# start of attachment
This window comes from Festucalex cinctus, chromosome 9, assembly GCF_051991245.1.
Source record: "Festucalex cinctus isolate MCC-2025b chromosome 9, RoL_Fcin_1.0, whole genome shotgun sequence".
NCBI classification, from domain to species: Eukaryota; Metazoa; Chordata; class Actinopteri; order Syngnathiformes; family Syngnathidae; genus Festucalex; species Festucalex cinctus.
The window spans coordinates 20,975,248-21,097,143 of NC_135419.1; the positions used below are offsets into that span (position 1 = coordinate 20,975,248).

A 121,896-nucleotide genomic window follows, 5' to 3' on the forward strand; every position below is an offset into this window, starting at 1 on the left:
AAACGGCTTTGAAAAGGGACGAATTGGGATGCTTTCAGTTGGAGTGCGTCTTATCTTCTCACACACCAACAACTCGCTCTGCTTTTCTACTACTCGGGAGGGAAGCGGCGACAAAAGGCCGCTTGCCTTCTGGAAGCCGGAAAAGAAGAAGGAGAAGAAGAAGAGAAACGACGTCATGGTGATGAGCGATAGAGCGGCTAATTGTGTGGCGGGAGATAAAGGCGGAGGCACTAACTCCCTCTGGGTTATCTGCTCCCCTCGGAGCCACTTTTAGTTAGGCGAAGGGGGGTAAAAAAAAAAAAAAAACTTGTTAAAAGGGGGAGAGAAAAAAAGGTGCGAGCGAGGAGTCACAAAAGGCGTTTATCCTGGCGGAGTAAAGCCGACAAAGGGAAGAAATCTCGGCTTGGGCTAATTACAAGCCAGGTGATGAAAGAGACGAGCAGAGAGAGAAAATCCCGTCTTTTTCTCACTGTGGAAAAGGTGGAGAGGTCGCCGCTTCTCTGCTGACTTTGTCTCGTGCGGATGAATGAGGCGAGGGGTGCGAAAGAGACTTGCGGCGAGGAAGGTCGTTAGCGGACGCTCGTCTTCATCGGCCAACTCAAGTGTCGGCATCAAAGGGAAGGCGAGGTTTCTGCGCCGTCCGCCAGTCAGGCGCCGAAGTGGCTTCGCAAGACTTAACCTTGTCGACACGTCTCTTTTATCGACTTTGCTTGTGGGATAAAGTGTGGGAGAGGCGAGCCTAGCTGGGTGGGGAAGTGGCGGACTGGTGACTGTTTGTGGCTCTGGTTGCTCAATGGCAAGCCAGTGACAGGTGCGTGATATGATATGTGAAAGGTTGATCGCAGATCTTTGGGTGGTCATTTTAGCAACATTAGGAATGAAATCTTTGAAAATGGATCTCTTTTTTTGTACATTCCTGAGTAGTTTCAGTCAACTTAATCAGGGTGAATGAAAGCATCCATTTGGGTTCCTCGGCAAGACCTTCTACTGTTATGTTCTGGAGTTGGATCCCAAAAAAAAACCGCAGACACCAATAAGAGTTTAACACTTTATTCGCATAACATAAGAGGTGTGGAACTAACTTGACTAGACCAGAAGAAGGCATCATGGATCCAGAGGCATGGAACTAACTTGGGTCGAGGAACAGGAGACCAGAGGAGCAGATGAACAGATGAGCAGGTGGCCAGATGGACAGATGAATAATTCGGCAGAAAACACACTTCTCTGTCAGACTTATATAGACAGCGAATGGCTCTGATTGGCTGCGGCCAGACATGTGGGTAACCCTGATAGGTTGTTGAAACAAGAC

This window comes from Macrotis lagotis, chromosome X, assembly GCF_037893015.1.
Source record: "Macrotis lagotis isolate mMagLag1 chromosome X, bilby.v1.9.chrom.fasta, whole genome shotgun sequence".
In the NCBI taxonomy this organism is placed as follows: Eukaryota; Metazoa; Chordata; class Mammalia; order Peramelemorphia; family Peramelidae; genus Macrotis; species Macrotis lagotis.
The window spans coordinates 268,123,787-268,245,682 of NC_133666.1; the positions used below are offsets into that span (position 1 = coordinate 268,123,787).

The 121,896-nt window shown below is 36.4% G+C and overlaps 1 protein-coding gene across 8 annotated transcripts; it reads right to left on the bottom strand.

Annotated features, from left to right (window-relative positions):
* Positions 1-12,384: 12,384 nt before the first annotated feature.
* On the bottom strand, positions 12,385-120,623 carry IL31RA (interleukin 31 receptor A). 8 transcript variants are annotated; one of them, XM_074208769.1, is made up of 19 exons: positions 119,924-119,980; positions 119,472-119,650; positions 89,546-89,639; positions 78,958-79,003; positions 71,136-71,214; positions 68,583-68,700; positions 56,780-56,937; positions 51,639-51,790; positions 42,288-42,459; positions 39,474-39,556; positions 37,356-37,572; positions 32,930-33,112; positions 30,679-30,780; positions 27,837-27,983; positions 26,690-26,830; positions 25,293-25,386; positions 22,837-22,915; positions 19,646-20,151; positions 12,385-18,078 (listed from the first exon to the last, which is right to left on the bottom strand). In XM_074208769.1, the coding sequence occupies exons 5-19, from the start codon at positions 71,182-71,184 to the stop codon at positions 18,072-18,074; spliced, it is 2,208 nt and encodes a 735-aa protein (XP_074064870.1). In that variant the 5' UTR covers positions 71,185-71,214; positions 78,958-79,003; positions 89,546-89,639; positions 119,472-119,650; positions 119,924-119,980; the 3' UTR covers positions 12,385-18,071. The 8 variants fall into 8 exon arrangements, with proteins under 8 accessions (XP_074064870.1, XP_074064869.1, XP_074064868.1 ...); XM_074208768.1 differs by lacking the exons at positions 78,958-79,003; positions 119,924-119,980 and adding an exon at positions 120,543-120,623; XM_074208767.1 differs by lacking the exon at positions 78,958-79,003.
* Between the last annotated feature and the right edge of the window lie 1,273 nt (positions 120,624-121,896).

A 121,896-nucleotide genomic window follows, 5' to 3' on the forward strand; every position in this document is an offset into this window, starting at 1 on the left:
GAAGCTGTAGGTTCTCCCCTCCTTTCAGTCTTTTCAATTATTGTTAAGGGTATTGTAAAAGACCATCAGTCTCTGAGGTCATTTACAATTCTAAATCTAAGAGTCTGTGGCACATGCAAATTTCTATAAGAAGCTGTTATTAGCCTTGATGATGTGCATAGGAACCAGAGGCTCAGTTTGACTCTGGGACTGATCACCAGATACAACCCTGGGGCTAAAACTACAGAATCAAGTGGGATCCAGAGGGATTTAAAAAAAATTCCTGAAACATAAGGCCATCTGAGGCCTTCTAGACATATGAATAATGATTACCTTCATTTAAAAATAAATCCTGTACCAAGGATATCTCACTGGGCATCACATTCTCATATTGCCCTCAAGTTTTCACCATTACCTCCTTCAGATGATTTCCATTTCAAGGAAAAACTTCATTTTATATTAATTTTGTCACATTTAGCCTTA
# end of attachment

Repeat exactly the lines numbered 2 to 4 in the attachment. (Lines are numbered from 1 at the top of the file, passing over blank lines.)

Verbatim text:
Source record: "Festucalex cinctus isolate MCC-2025b chromosome 9, RoL_Fcin_1.0, whole genome shotgun sequence".
NCBI classification, from domain to species: Eukaryota; Metazoa; Chordata; class Actinopteri; order Syngnathiformes; family Syngnathidae; genus Festucalex; species Festucalex cinctus.
The window spans coordinates 20,975,248-21,097,143 of NC_135419.1; the positions used below are offsets into that span (position 1 = coordinate 20,975,248).